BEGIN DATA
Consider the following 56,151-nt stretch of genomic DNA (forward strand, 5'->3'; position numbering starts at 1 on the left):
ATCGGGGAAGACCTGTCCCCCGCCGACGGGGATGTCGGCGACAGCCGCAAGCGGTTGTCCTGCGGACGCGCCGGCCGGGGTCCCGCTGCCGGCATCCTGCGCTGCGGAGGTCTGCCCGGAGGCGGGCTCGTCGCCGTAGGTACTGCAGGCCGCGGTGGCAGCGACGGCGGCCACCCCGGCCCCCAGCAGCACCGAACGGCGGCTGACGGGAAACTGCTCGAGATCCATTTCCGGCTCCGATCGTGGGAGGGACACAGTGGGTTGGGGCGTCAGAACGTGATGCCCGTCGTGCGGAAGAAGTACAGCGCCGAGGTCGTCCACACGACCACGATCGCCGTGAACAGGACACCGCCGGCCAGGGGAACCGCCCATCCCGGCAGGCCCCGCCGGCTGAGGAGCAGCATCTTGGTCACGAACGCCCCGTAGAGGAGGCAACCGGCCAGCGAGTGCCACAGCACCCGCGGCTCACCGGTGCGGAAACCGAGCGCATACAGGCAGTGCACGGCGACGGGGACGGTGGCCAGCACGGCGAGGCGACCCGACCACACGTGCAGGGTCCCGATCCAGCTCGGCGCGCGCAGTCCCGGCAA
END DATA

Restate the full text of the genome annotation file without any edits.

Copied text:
Consider the following 56,151-nt stretch of genomic DNA (forward strand, 5'->3'; position numbering starts at 1 on the left):
ATCGGGGAAGACCTGTCCCCCGCCGACGGGGATGTCGGCGACAGCCGCAAGCGGTTGTCCTGCGGACGCGCCGGCCGGGGTCCCGCTGCCGGCATCCTGCGCTGCGGAGGTCTGCCCGGAGGCGGGCTCGTCGCCGTAGGTACTGCAGGCCGCGGTGGCAGCGACGGCGGCCACCCCGGCCCCCAGCAGCACCGAACGGCGGCTGACGGGAAACTGCTCGAGATCCATTTCCGGCTCCGATCGTGGGAGGGACACAGTGGGTTGGGGCGTCAGAACGTGATGCCCGTCGTGCGGAAGAAGTACAGCGCCGAGGTCGTCCACACGACCACGATCGCCGTGAACAGGACACCGCCGGCCAGGGGAACCGCCCATCCCGGCAGGCCCCGCCGGCTGAGGAGCAGCATCTTGGTCACGAACGCCCCGTAGAGGAGGCAACCGGCCAGCGAGTGCCACAGCACCCGCGGCTCACCGGTGCGGAAACCGAGCGCATACAGGCAGTGCACGGCGACGGGGACGGTGGCCAGCACGGCGAGGCGACCCGACCACACGTGCAGGGTCCCGATCCAGCTCGGCGCGCGCAGTCCCGGCAA